News Local

What is fair trade?

Jim Mosher

GIMLI - Zack Gross has been spilling the beans about fair trade for the last three years. Fair trade outreach coordinator for the Manitoba Council on International Cooperation (MCIC), Gross says he's seen real change, as more Manitobans begin to break through the barrier of understanding - coming to terms with a concept that would have been foreign to most just a decade ago. Now fair trade coffee, fair trade chocolate and other fair trade goods are appearing on store shelves in Gimli and elsewhere.

There's much to do, but there has been noticeable progress, says Gross, a resident of Sandy Hook.

"Fair trade is about the people either making or growing products getting a fair return for their labour," Gross said Tuesday. "It's also about this production having as little negative effect on the environment as possible."

Twinning fairness in returns to foreign producers and protecting the environment appears to be a winning approach. Gross notes that Probe Research recently conducted a poll of 1,000 randomly-selected people in Manitoba. The poll asked respondents to define 'fair trade'.

"I was shocked by the result," said Gross. "Fifty-five per cent were able to provide a good working definition. That certainly wouldn't have been the case a few years ago. It seems like the visibility and the knowledge base is pretty good."

A fair trade open house, sponsored by MCIC and New Iceland Heritage Museum, runs tomorrow (Saturday) at the Gimli museum 11 a.m. to 4 p.m. Gimli Youth Community Partnership, which worked with RM of Gimli to have the municipality designated a fair trade town, will have student volunteers assisting during the event, as well.

This past July, Gimli became only the sixth community in Canada to win a fair trade designation from TransFair Canada; others (and the dates they won the designation) are Wolfville, N.S. (April 17, 2007), La Pêche, Que. (Nov. 9, 2007), Port Colborne, Ont. (April 28, 2009), Nakusp, B.C. (April 29, 2009), Golden, B.C. (June 8, 2009) and Olds, Alta. (Nov. 9, 2009).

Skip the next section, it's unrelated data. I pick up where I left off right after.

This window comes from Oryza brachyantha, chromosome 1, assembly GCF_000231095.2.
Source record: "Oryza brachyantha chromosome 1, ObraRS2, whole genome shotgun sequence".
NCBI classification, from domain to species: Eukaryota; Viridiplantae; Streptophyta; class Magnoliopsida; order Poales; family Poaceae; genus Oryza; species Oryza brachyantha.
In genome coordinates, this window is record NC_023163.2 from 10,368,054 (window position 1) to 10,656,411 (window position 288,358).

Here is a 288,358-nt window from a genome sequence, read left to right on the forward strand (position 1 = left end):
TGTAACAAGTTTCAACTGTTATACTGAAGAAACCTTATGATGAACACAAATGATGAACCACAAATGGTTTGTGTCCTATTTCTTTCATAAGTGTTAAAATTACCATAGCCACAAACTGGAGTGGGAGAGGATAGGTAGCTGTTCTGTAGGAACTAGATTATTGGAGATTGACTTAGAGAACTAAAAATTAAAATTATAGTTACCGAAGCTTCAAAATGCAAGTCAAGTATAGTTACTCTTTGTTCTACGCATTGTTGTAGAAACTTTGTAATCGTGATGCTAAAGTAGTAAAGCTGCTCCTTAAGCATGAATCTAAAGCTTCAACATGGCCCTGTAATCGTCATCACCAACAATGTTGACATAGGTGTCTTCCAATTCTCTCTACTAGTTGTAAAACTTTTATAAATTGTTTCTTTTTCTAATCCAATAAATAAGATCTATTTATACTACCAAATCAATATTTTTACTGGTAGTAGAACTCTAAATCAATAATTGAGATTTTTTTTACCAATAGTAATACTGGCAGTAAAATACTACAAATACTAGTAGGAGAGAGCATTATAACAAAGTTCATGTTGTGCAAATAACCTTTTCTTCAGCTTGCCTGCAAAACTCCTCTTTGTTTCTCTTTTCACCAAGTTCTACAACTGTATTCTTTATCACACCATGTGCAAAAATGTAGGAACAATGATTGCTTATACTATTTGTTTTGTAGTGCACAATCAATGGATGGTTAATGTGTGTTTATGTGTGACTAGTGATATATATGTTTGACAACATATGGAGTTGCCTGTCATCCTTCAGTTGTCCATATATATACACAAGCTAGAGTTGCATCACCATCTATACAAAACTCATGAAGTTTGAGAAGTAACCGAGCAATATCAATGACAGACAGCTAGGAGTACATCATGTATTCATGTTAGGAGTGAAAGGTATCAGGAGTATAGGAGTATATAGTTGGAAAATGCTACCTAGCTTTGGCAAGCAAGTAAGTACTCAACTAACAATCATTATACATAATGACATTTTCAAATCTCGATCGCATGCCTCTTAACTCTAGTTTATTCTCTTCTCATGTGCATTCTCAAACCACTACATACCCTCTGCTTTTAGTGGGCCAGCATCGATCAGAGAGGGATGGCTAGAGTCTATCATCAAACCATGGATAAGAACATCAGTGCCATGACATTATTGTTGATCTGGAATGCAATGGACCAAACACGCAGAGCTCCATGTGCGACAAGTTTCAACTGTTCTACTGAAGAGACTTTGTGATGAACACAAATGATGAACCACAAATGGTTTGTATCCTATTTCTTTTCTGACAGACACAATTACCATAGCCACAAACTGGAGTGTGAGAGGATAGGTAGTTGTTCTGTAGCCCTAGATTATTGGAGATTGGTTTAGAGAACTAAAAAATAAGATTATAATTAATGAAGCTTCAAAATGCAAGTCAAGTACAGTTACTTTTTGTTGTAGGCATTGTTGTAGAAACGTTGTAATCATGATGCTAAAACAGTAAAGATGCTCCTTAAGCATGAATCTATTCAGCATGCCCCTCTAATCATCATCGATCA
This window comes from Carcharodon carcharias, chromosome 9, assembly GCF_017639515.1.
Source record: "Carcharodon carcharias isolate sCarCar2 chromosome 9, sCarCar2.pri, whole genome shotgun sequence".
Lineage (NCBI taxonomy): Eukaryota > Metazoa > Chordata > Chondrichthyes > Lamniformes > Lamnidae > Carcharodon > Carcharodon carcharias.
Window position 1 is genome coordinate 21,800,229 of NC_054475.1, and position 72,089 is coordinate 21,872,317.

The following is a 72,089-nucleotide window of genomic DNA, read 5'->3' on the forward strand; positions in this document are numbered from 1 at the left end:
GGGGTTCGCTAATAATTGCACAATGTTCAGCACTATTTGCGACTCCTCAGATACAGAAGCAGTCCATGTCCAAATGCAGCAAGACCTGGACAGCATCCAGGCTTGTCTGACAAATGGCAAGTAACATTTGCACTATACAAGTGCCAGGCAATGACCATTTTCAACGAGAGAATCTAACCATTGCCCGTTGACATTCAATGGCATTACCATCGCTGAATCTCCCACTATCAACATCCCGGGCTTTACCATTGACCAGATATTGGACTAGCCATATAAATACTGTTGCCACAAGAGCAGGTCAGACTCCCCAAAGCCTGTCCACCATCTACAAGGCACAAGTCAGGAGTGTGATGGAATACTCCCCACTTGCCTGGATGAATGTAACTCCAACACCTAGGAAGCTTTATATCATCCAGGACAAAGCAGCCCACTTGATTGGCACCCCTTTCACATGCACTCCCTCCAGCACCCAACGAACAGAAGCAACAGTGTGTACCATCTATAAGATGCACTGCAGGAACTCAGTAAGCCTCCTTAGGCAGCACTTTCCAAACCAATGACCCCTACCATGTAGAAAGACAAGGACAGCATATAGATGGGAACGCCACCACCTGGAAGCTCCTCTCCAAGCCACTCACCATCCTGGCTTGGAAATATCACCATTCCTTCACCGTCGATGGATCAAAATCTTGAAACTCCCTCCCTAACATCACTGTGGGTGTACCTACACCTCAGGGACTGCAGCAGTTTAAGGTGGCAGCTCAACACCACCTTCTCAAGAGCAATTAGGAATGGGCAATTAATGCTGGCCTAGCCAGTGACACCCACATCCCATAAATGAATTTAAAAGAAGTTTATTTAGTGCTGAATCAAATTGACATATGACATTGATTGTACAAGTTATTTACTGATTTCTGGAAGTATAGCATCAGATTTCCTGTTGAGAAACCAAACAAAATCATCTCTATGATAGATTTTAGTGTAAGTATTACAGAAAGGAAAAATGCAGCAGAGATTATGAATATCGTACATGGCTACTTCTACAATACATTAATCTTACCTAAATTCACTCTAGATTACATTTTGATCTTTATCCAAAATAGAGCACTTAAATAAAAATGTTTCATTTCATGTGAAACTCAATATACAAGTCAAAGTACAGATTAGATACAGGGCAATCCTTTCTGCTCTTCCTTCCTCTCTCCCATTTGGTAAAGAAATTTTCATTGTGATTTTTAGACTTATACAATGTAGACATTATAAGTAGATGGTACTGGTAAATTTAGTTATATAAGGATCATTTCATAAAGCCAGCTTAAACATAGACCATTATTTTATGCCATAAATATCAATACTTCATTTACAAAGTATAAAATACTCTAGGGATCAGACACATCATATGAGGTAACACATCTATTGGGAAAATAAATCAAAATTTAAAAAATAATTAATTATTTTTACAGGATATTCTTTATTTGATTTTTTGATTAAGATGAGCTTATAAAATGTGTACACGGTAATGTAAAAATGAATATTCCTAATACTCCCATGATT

Gross says fair trade coffee will be served free to visitors. "We're serving free fair trade coffee, so that makes a visit worthwhile right off the bat," said Gross.

There will be a handful of displays, as well as fair trade products for sale.

But does fair trade work? It's a question Gross has heard during countless presentations, particularly at middle and high schools across Manitoba.

"There are two ways to look at that," said Gross. "In terms of the proportions of fair trade products in Manitoba, it's wanting. But credit unions, government departments, companies and schools are increasingly having fair trade products as a choice. I am run off my feet just doing presentations. I'll be doing three in Gimli next Tuesday. So at those levels [building fair trade into the framework] is working."

Gross pauses for part two.

"Now is it actually benefitting people - the producers - overseas? Well, it's still a new concept. It's a bit of a bumpy road. And there are pretenders out there."

More needs to be done to highlight the fact that those most affected by unfair trade are children, as child labour is employed to produce many goods, from sports equipment to chocolate, says Gross.

"We're working at this huge problem; it takes time."

On the bright side: "Cadbury has announced that, starting next summer, in Canada, Cadbury Dairy Milk will be certified fair trade," said Gross, noting that will mean 11 per cent of Cadbury's chocolate produced in Canada will then be fair trade.

"We celebrate every victory."


Featured Businesses

Go to the Marketplace »